Dr. Brian Beale, a veterinary surgeon and canine arthritis expert at Houston’s Gulf Coast Veterinary Specialists, says that obese dogs can develop arthritis sooner than lean dogs. An estimated 15 million U.S. dogs are considered overweight, and they comprise the largest group of dogs at risk for canine arthritis. And, although genetic predisposition and hormonal disorders can also cause obesity, overfeeding is still the major culprit.
Excessive weight restricts joint movement, decreases mobility and can cause other physical problems. Those associated problems only add to the difficulties posed by the arthritic condition. Excess weight also damages the cartilage matrix itself, and also alters normal cell structures in joint tissue itself.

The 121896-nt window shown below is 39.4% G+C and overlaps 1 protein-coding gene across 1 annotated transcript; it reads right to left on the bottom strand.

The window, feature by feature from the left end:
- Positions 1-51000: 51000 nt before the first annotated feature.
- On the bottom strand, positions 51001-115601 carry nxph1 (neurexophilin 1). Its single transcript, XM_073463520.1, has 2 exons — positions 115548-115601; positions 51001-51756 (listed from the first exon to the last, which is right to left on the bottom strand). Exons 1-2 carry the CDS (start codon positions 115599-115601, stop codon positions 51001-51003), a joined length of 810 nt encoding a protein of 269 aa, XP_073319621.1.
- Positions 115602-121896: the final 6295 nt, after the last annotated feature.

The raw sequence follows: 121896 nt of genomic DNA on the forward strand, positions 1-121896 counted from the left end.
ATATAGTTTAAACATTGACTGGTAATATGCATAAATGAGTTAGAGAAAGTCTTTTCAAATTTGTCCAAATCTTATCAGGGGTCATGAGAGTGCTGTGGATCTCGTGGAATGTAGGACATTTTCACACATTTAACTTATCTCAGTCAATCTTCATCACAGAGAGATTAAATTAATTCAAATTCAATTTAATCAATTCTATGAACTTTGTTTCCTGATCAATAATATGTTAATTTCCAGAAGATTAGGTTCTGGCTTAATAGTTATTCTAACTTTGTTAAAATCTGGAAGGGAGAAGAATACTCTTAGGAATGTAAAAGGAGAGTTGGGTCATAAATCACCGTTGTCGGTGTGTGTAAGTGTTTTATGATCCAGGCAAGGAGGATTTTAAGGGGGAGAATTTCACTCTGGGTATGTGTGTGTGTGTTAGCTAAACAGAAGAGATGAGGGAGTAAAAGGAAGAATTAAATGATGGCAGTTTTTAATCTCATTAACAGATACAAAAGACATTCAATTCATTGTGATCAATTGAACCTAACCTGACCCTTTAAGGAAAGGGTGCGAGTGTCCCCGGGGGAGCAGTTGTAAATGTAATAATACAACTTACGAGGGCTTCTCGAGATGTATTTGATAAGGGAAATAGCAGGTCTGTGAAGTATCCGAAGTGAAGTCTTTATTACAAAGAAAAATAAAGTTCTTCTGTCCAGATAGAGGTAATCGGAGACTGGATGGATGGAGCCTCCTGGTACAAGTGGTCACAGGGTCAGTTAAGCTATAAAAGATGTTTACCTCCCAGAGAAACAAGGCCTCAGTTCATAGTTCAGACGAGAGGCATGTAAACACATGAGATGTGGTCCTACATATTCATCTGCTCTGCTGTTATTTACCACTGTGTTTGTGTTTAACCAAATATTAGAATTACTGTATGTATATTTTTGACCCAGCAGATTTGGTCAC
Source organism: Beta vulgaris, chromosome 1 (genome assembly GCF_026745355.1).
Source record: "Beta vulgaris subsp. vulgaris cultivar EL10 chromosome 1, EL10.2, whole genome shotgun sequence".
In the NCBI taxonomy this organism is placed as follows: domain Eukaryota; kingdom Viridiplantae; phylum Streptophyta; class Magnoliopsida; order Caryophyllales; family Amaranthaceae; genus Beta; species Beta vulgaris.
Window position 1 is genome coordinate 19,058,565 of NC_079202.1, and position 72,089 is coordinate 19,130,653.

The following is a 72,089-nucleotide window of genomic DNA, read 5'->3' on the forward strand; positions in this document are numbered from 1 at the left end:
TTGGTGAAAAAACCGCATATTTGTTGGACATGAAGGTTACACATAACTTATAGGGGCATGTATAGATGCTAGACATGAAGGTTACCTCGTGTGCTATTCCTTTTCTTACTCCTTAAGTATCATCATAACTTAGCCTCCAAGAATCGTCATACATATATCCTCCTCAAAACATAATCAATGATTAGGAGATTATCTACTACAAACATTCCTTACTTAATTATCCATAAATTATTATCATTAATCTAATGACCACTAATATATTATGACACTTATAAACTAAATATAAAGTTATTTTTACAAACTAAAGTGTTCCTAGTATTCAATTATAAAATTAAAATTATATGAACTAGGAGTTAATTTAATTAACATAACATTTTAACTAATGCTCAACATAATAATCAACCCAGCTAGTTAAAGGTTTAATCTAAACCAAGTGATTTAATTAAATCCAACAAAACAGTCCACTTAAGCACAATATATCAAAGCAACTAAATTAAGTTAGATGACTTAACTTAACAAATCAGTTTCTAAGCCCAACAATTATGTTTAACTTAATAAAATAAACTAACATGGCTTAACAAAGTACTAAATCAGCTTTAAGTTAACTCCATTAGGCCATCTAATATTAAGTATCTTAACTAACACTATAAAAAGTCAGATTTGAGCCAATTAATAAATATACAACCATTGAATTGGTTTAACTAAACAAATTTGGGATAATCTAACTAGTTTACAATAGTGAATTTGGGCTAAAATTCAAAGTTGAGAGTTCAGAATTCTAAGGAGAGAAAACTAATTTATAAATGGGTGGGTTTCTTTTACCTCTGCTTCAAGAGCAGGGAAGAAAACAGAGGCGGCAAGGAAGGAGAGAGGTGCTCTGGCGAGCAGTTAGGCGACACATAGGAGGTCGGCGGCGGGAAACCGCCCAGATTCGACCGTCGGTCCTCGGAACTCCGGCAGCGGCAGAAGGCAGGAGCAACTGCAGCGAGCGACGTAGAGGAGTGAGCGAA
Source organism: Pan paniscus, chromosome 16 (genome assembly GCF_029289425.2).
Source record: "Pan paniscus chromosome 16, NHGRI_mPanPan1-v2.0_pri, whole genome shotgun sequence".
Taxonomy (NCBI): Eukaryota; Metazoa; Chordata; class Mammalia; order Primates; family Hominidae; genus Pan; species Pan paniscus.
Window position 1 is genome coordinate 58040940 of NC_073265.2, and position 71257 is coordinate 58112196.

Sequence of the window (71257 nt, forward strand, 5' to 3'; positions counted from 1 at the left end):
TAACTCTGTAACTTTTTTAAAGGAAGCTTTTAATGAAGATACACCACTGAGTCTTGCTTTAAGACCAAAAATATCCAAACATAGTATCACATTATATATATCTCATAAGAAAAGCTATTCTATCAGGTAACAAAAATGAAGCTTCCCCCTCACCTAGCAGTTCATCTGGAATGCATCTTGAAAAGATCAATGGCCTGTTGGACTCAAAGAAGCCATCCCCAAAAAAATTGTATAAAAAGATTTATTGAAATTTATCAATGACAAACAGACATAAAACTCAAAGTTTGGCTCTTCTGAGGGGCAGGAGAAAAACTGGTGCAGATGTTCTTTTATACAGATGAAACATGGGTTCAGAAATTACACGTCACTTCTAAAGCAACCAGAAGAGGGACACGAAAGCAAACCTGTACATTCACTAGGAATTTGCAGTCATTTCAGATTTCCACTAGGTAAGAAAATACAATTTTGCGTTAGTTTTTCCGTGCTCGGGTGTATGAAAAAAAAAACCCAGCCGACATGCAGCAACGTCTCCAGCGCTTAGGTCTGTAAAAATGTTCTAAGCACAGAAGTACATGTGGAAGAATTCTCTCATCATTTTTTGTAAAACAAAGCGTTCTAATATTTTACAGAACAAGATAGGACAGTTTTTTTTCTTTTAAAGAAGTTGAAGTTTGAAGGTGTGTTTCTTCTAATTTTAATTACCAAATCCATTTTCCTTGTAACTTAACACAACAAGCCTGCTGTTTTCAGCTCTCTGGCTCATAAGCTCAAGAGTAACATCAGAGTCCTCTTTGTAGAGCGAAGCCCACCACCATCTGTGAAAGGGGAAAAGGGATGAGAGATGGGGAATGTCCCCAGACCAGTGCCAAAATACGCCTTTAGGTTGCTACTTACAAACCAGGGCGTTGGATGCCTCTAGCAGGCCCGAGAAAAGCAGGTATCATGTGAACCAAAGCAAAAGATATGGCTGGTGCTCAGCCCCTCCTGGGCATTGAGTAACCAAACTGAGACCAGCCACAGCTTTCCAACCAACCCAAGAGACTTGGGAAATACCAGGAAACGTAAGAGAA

Signs of arthritis are subtle and easily overlooked or misinterpreted. Symptoms of pain may include limping, difficulty moving, walking, running, climbing or jumping, and sensitivity to physical contact. If you see these signs, take your pet to a veterinarian where a proper diagnosis can be made. Treatment options may include diet, exercise and pain control medication.
“Pet Obesity and Arthritis.” Chances Spot. N.p., 22 July 2016. Web. 24 Aug. 2016. <http://chancesspot.org/blog/?p=161>.